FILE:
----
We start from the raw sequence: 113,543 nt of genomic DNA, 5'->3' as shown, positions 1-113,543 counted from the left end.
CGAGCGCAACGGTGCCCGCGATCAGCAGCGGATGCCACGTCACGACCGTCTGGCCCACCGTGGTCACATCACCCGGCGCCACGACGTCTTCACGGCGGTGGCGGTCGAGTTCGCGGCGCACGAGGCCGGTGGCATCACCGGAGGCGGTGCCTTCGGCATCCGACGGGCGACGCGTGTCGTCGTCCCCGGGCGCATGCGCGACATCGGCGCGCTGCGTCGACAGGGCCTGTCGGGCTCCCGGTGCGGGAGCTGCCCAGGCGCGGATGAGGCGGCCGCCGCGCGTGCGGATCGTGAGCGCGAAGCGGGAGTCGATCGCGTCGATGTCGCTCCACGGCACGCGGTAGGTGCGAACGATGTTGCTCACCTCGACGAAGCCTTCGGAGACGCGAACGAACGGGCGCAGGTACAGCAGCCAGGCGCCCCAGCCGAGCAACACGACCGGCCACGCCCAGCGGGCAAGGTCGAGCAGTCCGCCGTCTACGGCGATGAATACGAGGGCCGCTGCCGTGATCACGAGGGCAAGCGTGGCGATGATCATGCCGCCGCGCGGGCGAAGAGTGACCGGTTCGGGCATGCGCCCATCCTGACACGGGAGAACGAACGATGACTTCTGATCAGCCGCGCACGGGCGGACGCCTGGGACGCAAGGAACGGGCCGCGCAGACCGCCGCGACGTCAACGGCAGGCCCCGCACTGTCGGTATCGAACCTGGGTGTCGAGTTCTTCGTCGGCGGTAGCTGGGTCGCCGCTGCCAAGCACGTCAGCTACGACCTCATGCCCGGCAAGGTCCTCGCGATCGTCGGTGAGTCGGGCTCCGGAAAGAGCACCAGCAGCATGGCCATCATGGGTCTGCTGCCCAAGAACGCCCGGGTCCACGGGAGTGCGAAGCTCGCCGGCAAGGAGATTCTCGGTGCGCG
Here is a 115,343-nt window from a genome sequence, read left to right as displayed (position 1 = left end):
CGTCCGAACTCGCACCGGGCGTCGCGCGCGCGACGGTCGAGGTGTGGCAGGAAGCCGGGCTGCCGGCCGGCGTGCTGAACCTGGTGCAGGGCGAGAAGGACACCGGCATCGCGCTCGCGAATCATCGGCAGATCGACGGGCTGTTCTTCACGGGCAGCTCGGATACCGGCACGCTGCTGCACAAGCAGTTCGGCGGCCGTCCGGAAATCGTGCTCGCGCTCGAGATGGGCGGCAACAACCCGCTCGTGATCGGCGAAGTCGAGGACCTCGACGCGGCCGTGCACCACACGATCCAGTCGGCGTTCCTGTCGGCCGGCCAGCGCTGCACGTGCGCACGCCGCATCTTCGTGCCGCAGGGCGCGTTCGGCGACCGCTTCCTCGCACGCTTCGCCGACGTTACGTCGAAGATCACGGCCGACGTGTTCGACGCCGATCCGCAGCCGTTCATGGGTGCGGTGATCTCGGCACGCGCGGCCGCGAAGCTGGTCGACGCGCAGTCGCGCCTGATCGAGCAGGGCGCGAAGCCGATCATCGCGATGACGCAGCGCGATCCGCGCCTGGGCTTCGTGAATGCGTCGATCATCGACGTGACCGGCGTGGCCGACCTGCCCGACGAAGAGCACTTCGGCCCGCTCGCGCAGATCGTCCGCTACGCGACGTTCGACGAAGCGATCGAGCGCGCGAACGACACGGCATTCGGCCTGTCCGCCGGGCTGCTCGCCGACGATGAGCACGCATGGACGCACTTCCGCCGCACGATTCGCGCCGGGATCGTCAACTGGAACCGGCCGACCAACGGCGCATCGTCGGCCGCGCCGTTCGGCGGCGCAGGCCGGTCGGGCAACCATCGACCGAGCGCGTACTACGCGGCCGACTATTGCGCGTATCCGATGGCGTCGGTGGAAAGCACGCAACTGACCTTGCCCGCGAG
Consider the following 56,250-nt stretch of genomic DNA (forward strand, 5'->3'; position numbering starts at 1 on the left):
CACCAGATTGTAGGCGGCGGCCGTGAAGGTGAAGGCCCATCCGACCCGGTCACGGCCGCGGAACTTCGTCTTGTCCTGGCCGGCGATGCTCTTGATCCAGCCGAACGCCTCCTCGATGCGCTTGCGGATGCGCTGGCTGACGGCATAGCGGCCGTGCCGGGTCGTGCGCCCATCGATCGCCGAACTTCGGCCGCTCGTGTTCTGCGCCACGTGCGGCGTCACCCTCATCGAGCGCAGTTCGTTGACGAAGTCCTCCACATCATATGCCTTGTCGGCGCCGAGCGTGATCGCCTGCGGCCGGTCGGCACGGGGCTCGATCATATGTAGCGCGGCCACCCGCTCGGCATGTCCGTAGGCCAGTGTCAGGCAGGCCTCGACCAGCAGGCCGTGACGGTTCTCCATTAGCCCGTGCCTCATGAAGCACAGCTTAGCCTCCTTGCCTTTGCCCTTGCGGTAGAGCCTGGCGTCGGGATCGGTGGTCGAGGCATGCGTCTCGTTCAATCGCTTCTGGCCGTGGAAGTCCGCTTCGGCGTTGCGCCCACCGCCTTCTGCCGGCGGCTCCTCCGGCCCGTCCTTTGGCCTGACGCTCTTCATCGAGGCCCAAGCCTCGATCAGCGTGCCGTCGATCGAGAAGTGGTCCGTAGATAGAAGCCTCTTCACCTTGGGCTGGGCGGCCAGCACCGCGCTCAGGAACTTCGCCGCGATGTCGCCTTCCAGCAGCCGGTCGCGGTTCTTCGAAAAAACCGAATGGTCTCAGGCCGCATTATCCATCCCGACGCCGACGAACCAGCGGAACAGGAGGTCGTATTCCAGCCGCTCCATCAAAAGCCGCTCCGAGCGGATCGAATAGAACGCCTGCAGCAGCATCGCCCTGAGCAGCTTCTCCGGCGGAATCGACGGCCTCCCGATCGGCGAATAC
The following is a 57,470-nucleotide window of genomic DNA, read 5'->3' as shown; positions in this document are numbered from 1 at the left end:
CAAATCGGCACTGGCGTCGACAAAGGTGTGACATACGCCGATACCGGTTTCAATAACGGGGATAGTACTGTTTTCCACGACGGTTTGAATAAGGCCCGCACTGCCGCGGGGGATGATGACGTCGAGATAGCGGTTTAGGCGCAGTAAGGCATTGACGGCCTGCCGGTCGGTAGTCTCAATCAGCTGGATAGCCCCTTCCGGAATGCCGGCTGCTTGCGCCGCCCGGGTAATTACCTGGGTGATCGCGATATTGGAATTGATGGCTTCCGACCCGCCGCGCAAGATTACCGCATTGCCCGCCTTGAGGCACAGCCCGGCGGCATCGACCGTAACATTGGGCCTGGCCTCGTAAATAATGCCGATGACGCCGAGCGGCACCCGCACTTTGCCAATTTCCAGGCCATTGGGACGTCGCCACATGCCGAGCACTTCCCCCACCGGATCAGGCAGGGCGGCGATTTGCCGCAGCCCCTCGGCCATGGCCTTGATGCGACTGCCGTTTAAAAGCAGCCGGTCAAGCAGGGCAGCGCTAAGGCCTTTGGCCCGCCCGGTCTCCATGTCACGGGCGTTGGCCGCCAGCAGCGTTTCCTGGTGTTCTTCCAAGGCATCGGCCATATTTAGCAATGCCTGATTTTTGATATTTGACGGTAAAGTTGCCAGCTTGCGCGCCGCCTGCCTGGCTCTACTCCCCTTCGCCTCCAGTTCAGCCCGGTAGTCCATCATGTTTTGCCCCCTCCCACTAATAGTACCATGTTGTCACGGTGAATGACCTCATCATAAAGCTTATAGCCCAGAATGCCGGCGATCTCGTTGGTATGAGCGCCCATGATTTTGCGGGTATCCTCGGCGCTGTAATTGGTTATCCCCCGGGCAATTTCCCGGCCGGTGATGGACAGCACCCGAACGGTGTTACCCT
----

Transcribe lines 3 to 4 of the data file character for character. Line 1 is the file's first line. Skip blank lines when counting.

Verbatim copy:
Here is a 115,343-nt window from a genome sequence, read left to right as displayed (position 1 = left end):
CGTCCGAACTCGCACCGGGCGTCGCGCGCGCGACGGTCGAGGTGTGGCAGGAAGCCGGGCTGCCGGCCGGCGTGCTGAACCTGGTGCAGGGCGAGAAGGACACCGGCATCGCGCTCGCGAATCATCGGCAGATCGACGGGCTGTTCTTCACGGGCAGCTCGGATACCGGCACGCTGCTGCACAAGCAGTTCGGCGGCCGTCCGGAAATCGTGCTCGCGCTCGAGATGGGCGGCAACAACCCGCTCGTGATCGGCGAAGTCGAGGACCTCGACGCGGCCGTGCACCACACGATCCAGTCGGCGTTCCTGTCGGCCGGCCAGCGCTGCACGTGCGCACGCCGCATCTTCGTGCCGCAGGGCGCGTTCGGCGACCGCTTCCTCGCACGCTTCGCCGACGTTACGTCGAAGATCACGGCCGACGTGTTCGACGCCGATCCGCAGCCGTTCATGGGTGCGGTGATCTCGGCACGCGCGGCCGCGAAGCTGGTCGACGCGCAGTCGCGCCTGATCGAGCAGGGCGCGAAGCCGATCATCGCGATGACGCAGCGCGATCCGCGCCTGGGCTTCGTGAATGCGTCGATCATCGACGTGACCGGCGTGGCCGACCTGCCCGACGAAGAGCACTTCGGCCCGCTCGCGCAGATCGTCCGCTACGCGACGTTCGACGAAGCGATCGAGCGCGCGAACGACACGGCATTCGGCCTGTCCGCCGGGCTGCTCGCCGACGATGAGCACGCATGGACGCACTTCCGCCGCACGATTCGCGCCGGGATCGTCAACTGGAACCGGCCGACCAACGGCGCATCGTCGGCCGCGCCGTTCGGCGGCGCAGGCCGGTCGGGCAACCATCGACCGAGCGCGTACTACGCGGCCGACTATTGCGCGTATCCGATGGCGTCGGTGGAAAGCACGCAACTGACCTTGCCCGCGAG